Jan Stephenson inducted into World Golf Hall of Fame

Australian golfing superstar Jan Stephenson has fulfilled a lifelong dream with her induction into the World Golf Hall of Fame at a moving ceremony in California.
Stephenson’s inductions sees her join a prestigious World Golf of Fame who’s who of golf that includes compatriots Karrie Webb, Greg Norman, Peter Thompson, Kel Nagle, David Graham and Walter Travis, and legends of the game Jack Nicklaus, Arnold Palmer, Annika Sorenstam and Nancy Lopez.

Also inducted at the ceremony in Carmel alongside Stephenson was South African Retief Goosen and Americans Peggy Kirk Bell, Billy Payne and Dennis Walters.
For Stephenson the honour was overwhelming, having twice been rejected the 67-year old had felt that her dream of becoming a member of the World Golf Hall of Fame would probably remain just that.
However, a telephone call from her colleague and good friend Nancy Lopez back in October last year changed all that.

Lopez had been the one to deliver the bad news the past two years that Stephenson had not been selected to the Hall and when Stephenson saw Lopez’s number come up on her phone she braced herself once again for more bad news. 
However, this time the news was not bad, and an emotional Lopez finally blurted out the good news that Stephenson had waited what had seemed like a lifetime to hear, this time she had been voted in!
An emotional Stephenson took to the stage in Carmel and paid tribute to those who had an impact on both her career and her life.

“Looking around the room I see so many people who have helped me and supported me over the years,” said Stephenson in her World Golf Hall of Fame acceptance speech.
“It is amazing to see friends from all walks of life and from all kinds of places, be here because of the incredible game of golf. To all my friends and family, thank you for your support.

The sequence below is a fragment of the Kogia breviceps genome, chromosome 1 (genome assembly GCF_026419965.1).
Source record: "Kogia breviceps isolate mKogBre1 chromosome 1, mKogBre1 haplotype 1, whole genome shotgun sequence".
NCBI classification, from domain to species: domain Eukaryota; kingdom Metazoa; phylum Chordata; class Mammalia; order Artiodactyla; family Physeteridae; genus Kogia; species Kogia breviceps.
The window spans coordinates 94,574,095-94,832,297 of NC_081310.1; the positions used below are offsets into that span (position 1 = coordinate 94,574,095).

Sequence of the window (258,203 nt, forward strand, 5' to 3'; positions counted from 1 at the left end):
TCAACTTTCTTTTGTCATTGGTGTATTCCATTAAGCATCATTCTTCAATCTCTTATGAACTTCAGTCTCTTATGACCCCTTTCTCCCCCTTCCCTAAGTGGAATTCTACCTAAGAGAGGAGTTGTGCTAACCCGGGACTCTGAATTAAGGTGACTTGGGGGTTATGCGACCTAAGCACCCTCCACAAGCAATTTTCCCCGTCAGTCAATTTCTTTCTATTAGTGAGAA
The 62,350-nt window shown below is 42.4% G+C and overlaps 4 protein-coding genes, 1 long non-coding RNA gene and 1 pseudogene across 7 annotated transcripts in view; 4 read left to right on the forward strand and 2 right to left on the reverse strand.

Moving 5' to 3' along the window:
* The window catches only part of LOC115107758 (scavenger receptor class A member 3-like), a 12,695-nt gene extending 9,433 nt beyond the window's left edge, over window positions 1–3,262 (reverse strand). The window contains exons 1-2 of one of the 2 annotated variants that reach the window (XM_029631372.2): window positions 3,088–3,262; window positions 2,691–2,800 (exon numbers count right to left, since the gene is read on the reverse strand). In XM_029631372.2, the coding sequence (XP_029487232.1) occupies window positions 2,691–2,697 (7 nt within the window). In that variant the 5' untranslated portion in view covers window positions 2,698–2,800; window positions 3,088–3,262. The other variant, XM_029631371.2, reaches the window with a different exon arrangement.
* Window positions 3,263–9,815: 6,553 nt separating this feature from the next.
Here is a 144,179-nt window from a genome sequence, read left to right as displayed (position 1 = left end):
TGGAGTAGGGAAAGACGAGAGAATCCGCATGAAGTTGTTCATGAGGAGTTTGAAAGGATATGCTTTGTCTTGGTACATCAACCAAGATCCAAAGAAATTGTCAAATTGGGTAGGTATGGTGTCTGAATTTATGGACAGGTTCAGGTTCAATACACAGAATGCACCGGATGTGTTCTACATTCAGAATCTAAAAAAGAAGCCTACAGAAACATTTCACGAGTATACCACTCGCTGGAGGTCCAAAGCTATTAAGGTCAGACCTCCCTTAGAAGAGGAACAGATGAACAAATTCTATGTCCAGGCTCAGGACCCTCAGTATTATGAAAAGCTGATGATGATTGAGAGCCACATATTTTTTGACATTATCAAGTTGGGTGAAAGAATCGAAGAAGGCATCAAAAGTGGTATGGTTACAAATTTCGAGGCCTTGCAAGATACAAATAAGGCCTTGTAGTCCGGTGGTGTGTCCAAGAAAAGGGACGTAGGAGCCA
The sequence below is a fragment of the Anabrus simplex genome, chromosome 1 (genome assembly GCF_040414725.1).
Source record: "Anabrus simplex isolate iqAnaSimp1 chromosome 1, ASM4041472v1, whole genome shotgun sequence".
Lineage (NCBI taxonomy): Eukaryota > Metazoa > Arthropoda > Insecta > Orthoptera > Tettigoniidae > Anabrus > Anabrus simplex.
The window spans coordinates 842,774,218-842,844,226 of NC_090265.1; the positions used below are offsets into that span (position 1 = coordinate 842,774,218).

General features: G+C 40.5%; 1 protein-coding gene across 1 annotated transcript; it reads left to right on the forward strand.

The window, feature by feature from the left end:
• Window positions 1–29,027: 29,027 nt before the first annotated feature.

“As I look back on my career, more than the wins and the fame, what stands out most to me is the remarkable women I’ve had the opportunity to compete with, get to know and call my friends. I consider myself lucky to have played in some of the most amazing times.
“I even got to witness the birth of career women’s golf and got to play with fellow Aussie and friend Karrie Webb in her very first professional event in Australia.
“To be now counted amongst the stars as a World Golf Hall of Famer is not only an honour, but it’s so humbling. 
“Golf has taken me on a wonderful journey, allowing me to travel around the world and make relationships that have lasted a lifetime and now it has taken me here to the World Golf Hall of Fame. It’s truly a dream come true.”

Photos courtesy of World Golf Hall of Fame

Fellow Australian and World Golf Hall of Fame Member Karrie Webb was onsite at Pebble Beach to witness her good friend’s induction and paid tribute to Stephenson’s career.
“I’m really excited for Jan to finally be recognised for her outstanding career and her contributions to golf in being inducted into the WGHOF,” said Webb.
“As an Australian woman, Jan was really the trailblazer for all Aussie girls to aspire to one day compete on the LPGA tour in the US. With her success on and off the course creating her notoriety, it inspired the generations behind her to believe that they too could be successful playing on the LPGA.
“I am glad that I could be here with Jan tonight to celebrate her induction with her.”
Australian golfing legends and PGA of Australia Board members Ian Baker-Finch and Chairman Rodger Davis believe the World Golf Hall of Fame membership is a fitting way to honour Stephenson’s career. 
“It’s really great to see Jan inducted, she is an icon of her time and has been a role model for many both in Australia and around the world,” said Rodger Davis.
“It was a pleasure to play in the same era as her, see her go from strength to strength throughout her career and become a legend of our game.”
“It is fantastic to see Jan join the World Golf Hall of Fame; it’s a position that she absolutely deserves,” said Ian Baker-Finch.
“The work Jan has done for golf both on and off the course has bettered our game and is a testament to who she is as a person and the love she has for our sport.
“She should be really proud, as we are, of her career, her achievements and her new position among elite company as a member of the World Golf Hall of Fame.”
There is absolutely no doubt that Stephenson, 67, had the golf resumé to warrant her selection — 16 LPGA Tour victories, plus wins on the Ladies European Tour, LPGA of Japan and Asian Tour as well as three LPGA major championships: the 1981 du Maurier Classic (then a major), 1982 Women’s PGA, and 1983 U.S. Women’s Open. She also was the 1974 LPGA Tour Rookie of the Year.
Since her playing days Stephenson has been a driving force behind the fast-growing LPGA Legends Tour and these days keeps herself busy as the owner of Tarpon Woods, a golf course in the Tampa area which she purchased in April 2017.